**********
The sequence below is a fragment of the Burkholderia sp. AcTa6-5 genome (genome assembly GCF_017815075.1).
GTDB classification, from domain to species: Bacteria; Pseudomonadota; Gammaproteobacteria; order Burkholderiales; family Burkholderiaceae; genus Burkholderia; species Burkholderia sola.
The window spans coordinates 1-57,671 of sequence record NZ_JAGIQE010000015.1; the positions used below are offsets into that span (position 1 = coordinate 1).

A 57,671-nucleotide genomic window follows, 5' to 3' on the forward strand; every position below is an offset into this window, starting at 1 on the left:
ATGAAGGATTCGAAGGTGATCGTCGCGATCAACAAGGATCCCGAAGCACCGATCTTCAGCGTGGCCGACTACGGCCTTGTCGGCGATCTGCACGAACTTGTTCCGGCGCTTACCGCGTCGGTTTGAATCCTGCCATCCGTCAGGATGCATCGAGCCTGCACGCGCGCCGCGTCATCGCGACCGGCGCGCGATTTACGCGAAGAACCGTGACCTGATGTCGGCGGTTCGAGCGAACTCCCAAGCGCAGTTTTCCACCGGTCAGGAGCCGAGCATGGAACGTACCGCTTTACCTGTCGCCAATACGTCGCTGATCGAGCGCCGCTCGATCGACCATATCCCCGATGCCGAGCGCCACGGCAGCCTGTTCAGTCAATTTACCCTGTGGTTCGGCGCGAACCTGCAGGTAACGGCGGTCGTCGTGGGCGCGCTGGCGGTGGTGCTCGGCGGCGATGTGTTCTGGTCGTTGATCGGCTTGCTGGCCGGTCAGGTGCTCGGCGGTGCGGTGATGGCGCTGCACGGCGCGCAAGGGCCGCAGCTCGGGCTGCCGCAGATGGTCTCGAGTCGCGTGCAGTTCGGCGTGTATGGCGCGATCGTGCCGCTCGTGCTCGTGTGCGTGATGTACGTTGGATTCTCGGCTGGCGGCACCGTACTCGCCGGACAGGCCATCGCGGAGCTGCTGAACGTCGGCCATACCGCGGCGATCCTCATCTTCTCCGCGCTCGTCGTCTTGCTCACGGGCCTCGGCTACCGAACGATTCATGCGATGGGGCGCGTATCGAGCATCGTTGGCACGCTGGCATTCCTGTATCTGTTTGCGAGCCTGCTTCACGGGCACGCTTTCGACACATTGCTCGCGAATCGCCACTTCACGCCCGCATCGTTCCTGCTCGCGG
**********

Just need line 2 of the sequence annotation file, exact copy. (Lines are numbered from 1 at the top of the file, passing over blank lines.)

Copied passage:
GTDB classification, from domain to species: Bacteria; Pseudomonadota; Gammaproteobacteria; order Burkholderiales; family Burkholderiaceae; genus Burkholderia; species Burkholderia sola.